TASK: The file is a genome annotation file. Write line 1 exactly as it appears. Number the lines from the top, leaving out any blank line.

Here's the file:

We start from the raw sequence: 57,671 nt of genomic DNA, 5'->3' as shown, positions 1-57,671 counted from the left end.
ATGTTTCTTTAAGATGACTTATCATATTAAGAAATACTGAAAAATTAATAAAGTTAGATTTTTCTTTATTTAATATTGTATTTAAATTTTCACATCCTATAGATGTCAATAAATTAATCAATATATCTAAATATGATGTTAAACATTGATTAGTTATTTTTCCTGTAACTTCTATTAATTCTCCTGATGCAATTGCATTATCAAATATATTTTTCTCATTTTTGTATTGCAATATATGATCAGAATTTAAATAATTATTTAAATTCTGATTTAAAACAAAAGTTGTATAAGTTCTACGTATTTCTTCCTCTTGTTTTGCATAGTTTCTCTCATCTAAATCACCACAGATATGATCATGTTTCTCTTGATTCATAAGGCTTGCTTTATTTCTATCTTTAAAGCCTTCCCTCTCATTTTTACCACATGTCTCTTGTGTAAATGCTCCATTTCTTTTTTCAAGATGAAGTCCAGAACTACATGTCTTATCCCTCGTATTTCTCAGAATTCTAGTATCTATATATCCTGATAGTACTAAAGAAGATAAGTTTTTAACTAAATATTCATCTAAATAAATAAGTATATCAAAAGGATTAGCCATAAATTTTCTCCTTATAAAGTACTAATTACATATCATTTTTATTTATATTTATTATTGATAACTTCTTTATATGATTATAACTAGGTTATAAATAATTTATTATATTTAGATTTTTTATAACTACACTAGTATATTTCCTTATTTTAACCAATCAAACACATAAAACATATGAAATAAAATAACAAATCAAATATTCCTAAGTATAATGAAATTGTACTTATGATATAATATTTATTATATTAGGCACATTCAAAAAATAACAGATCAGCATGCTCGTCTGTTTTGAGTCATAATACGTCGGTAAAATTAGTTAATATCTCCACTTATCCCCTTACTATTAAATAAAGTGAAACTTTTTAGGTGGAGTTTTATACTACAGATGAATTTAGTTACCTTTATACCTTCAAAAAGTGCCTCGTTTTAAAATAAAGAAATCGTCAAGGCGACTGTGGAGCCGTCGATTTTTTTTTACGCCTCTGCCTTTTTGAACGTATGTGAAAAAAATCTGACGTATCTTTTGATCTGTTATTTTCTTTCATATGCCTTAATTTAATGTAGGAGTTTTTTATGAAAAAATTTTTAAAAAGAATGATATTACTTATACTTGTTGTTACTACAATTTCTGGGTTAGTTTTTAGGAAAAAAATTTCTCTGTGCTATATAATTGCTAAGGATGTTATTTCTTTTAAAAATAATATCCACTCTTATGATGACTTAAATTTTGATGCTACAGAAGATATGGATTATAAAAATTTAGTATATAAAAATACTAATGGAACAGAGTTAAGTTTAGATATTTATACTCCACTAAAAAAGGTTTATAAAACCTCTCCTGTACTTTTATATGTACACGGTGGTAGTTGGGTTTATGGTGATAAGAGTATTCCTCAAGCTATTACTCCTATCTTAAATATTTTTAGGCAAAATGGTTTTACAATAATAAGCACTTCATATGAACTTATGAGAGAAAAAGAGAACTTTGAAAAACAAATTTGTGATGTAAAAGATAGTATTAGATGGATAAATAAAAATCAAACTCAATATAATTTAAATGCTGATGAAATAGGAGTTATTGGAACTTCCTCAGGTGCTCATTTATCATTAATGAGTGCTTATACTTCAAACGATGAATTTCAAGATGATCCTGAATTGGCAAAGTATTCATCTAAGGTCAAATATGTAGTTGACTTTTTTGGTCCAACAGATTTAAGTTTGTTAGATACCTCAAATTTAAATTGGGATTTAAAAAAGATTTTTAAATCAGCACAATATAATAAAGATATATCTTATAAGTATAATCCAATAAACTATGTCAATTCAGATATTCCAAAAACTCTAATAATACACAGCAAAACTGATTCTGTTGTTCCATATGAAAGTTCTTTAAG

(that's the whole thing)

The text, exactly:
We start from the raw sequence: 57,671 nt of genomic DNA, 5'->3' as shown, positions 1-57,671 counted from the left end.